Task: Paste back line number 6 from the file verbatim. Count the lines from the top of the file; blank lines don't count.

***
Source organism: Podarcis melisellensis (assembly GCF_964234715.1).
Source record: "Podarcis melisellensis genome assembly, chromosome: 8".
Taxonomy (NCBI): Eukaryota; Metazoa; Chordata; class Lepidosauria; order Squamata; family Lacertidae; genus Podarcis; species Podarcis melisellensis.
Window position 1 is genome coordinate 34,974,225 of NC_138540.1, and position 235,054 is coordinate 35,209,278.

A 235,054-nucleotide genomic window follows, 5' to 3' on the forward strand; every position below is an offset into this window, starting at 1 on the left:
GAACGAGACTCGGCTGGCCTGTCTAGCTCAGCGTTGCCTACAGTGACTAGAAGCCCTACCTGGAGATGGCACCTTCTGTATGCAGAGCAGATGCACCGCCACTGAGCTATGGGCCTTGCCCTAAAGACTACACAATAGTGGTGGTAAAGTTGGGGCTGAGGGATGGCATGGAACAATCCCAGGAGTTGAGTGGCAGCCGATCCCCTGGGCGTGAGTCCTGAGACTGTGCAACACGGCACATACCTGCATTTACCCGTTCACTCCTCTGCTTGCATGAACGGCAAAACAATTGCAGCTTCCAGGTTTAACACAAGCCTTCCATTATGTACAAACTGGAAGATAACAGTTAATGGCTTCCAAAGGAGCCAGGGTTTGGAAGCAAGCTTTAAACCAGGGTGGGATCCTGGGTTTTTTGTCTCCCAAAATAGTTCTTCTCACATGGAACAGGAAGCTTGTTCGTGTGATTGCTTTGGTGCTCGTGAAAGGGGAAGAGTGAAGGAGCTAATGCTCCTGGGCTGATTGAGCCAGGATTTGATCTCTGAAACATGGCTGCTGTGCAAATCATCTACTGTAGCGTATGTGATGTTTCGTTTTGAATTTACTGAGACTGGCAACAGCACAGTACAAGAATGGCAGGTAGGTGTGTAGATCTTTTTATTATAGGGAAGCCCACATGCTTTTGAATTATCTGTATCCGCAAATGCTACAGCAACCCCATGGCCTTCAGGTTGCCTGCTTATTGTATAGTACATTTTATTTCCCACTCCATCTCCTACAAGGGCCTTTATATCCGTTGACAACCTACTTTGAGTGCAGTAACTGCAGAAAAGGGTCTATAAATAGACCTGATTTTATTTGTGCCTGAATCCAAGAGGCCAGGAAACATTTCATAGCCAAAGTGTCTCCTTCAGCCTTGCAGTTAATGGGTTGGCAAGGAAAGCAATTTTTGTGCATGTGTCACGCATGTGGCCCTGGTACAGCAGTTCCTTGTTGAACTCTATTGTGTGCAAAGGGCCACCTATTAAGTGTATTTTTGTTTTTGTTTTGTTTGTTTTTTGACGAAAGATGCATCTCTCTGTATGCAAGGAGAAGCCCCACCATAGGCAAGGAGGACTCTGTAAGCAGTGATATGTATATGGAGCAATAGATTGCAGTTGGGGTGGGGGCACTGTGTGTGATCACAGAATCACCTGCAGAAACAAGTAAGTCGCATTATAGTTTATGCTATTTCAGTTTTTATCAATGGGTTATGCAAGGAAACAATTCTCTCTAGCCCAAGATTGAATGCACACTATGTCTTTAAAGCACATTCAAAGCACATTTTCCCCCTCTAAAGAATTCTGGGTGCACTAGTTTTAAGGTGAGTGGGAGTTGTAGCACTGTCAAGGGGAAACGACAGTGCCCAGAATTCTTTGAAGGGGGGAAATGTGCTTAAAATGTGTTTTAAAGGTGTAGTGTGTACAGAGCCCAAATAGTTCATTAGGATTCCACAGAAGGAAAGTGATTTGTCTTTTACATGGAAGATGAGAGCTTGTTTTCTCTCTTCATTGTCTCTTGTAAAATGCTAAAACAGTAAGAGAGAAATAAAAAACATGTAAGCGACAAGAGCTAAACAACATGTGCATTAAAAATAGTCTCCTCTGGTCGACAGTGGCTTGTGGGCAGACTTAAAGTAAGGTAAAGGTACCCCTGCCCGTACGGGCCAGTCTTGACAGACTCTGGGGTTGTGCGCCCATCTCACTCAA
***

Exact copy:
GAACGAGACTCGGCTGGCCTGTCTAGCTCAGCGTTGCCTACAGTGACTAGAAGCCCTACCTGGAGATGGCACCTTCTGTATGCAGAGCAGATGCACCGCCACTGAGCTATGGGCCTTGCCCTAAAGACTACACAATAGTGGTGGTAAAGTTGGGGCTGAGGGATGGCATGGAACAATCCCAGGAGTTGAGTGGCAGCCGATCCCCTGGGCGTGAGTCCTGAGACTGTGCAACACGGCACATACCTGCATTTACCCGTTCACTCCTCTGCTTGCATGAACGGCAAAACAATTGCAGCTTCCAGGTTTAACACAAGCCTTCCATTATGTACAAACTGGAAGATAACAGTTAATGGCTTCCAAAGGAGCCAGGGTTTGGAAGCAAGCTTTAAACCAGGGTGGGATCCTGGGTTTTTTGTCTCCCAAAATAGTTCTTCTCACATGGAACAGGAAGCTTGTTCGTGTGATTGCTTTGGTGCTCGTGAAAGGGGAAGAGTGAAGGAGCTAATGCTCCTGGGCTGATTGAGCCAGGATTTGATCTCTGAAACATGGCTGCTGTGCAAATCATCTACTGTAGCGTATGTGATGTTTCGTTTTGAATTTACTGAGACTGGCAACAGCACAGTACAAGAATGGCAGGTAGGTGTGTAGATCTTTTTATTATAGGGAAGCCCACATGCTTTTGAATTATCTGTATCCGCAAATGCTACAGCAACCCCATGGCCTTCAGGTTGCCTGCTTATTGTATAGTACATTTTATTTCCCACTCCATCTCCTACAAGGGCCTTTATATCCGTTGACAACCTACTTTGAGTGCAGTAACTGCAGAAAAGGGTCTATAAATAGACCTGATTTTATTTGTGCCTGAATCCAAGAGGCCAGGAAACATTTCATAGCCAAAGTGTCTCCTTCAGCCTTGCAGTTAATGGGTTGGCAAGGAAAGCAATTTTTGTGCATGTGTCACGCATGTGGCCCTGGTACAGCAGTTCCTTGTTGAACTCTATTGTGTGCAAAGGGCCACCTATTAAGTGTATTTTTGTTTTTGTTTTGTTTGTTTTTTGACGAAAGATGCATCTCTCTGTATGCAAGGAGAAGCCCCACCATAGGCAAGGAGGACTCTGTAAGCAGTGATATGTATATGGAGCAATAGATTGCAGTTGGGGTGGGGGCACTGTGTGTGATCACAGAATCACCTGCAGAAACAAGTAAGTCGCATTATAGTTTATGCTATTTCAGTTTTTATCAATGGGTTATGCAAGGAAACAATTCTCTCTAGCCCAAGATTGAATGCACACTATGTCTTTAAAGCACATTCAAAGCACATTTTCCCCCTCTAAAGAATTCTGGGTGCACTAGTTTTAAGGTGAGTGGGAGTTGTAGCACTGTCAAGGGGAAACGACAGTGCCCAGAATTCTTTGAAGGGGGGAAATGTGCTTAAAATGTGTTTTAAAGGTGTAGTGTGTACAGAGCCCAAATAGTTCATTAGGATTCCACAGAAGGAAAGTGATTTGTCTTTTACATGGAAGATGAGAGCTTGTTTTCTCTCTTCATTGTCTCTTGTAAAATGCTAAAACAGTAAGAGAGAAATAAAAAACATGTAAGCGACAAGAGCTAAACAACATGTGCATTAAAAATAGTCTCCTCTGGTCGACAGTGGCTTGTGGGCAGACTTAAAGTAAGGTAAAGGTACCCCTGCCCGTACGGGCCAGTCTTGACAGACTCTGGGGTTGTGCGCCCATCTCACTCAA